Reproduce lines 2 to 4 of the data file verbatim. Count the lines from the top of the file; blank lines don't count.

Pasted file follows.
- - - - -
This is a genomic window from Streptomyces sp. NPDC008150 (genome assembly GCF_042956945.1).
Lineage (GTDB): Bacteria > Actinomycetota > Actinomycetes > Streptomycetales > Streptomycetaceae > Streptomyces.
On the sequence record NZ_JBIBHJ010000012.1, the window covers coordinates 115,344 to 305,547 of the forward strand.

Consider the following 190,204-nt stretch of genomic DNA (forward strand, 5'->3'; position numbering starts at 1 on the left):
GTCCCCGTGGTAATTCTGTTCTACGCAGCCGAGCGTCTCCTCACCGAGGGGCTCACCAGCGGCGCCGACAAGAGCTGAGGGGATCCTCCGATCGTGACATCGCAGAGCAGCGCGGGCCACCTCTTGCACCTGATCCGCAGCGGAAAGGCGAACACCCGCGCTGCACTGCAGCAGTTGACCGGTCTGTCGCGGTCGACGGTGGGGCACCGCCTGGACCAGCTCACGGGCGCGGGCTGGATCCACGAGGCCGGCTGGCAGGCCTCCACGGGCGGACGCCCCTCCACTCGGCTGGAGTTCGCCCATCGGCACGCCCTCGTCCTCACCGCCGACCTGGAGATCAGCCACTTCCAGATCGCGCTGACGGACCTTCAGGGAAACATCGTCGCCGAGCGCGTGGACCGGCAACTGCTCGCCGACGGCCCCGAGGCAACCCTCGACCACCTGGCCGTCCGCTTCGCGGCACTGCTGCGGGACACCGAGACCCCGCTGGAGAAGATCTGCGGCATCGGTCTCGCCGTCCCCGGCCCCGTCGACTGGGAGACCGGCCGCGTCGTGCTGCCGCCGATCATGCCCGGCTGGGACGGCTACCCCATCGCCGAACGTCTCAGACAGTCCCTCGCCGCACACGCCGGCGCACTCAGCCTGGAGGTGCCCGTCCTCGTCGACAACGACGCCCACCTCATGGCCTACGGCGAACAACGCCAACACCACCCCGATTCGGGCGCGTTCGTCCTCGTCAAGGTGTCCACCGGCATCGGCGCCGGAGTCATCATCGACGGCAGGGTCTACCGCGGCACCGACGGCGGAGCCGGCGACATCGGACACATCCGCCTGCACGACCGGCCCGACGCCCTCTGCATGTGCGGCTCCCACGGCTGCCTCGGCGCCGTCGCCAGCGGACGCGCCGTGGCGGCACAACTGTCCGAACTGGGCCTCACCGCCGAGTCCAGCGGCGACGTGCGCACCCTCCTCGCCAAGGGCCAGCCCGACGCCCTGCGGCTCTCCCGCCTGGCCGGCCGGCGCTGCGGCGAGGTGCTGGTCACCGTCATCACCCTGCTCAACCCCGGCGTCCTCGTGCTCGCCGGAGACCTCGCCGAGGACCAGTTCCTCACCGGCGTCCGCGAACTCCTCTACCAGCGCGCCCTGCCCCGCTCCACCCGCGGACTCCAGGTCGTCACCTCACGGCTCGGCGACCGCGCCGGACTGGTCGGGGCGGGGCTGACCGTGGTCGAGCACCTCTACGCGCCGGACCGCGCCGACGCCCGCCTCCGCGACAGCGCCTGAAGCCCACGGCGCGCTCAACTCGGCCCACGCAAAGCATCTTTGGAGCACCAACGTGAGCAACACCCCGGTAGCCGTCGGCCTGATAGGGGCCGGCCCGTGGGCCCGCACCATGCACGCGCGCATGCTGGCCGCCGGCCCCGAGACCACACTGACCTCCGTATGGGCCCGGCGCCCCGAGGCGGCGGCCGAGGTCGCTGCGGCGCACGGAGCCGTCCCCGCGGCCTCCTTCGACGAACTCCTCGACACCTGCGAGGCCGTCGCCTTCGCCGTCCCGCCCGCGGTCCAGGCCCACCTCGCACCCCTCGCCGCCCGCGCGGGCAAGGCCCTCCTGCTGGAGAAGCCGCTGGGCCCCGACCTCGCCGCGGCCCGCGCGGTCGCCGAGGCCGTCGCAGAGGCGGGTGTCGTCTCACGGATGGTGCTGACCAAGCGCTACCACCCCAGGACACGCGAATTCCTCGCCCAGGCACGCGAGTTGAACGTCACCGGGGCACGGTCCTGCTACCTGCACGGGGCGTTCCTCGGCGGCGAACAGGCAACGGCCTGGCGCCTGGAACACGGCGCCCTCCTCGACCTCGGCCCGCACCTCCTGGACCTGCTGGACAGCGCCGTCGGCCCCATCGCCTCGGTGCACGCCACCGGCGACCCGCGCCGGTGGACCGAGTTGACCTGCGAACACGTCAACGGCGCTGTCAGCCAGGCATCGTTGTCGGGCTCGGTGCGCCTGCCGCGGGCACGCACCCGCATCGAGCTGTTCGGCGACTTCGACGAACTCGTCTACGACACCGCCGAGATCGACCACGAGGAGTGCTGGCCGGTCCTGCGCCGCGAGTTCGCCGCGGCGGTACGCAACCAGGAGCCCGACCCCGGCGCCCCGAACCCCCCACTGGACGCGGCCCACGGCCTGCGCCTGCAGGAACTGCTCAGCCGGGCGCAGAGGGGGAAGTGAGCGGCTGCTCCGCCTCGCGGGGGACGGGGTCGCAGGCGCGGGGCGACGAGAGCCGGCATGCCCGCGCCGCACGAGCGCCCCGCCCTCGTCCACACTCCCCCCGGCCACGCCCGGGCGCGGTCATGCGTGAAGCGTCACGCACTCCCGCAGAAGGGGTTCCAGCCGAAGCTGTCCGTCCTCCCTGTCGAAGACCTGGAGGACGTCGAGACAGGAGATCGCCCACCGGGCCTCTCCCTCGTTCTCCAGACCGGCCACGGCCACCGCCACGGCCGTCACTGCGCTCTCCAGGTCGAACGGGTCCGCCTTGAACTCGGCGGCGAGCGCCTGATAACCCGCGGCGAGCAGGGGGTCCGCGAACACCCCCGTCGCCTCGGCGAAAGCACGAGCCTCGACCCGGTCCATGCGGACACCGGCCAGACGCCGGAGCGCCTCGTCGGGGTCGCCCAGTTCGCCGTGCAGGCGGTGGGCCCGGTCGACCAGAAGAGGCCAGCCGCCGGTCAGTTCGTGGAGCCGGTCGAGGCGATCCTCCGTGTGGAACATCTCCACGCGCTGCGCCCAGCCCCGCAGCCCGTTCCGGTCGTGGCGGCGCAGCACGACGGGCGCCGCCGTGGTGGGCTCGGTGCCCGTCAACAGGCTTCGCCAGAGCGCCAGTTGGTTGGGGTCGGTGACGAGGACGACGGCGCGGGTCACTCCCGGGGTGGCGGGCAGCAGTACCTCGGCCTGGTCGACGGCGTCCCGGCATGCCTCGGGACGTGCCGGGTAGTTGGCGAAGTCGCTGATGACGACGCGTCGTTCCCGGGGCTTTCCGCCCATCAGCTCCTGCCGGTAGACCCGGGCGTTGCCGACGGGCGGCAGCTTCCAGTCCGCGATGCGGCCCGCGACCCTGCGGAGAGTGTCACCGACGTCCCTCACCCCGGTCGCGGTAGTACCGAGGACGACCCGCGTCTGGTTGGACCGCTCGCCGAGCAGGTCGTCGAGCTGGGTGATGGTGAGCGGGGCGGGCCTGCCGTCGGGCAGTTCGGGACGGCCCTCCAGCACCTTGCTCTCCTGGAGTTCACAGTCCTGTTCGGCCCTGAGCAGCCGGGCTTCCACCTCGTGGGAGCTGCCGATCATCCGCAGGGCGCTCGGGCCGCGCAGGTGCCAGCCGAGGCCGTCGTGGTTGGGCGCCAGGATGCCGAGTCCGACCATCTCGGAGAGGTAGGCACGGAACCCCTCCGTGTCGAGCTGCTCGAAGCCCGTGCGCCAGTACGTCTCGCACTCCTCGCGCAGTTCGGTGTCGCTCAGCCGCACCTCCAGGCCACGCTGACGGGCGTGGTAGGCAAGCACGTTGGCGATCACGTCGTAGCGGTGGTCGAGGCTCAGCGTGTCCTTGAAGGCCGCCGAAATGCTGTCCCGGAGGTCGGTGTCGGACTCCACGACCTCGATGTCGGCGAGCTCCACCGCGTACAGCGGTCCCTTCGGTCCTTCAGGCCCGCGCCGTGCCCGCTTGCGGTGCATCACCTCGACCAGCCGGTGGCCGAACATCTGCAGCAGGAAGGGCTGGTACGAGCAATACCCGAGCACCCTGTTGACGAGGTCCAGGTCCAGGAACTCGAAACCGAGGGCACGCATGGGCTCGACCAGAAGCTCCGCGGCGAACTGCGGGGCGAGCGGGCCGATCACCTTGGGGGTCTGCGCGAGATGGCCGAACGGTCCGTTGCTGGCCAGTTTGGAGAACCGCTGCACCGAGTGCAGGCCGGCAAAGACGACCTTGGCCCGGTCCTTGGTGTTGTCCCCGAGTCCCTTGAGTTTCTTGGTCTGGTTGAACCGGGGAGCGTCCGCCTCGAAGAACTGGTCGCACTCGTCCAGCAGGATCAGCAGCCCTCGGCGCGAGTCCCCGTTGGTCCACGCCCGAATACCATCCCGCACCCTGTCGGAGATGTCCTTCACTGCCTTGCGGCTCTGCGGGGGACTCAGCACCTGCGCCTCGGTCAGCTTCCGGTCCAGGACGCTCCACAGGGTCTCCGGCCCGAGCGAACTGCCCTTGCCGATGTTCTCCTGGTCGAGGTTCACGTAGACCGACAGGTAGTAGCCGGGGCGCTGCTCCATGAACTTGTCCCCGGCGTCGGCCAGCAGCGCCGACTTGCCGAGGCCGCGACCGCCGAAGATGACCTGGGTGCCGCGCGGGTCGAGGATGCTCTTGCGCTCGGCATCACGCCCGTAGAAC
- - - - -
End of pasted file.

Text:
Lineage (GTDB): Bacteria > Actinomycetota > Actinomycetes > Streptomycetales > Streptomycetaceae > Streptomyces.
On the sequence record NZ_JBIBHJ010000012.1, the window covers coordinates 115,344 to 305,547 of the forward strand.

Consider the following 190,204-nt stretch of genomic DNA (forward strand, 5'->3'; position numbering starts at 1 on the left):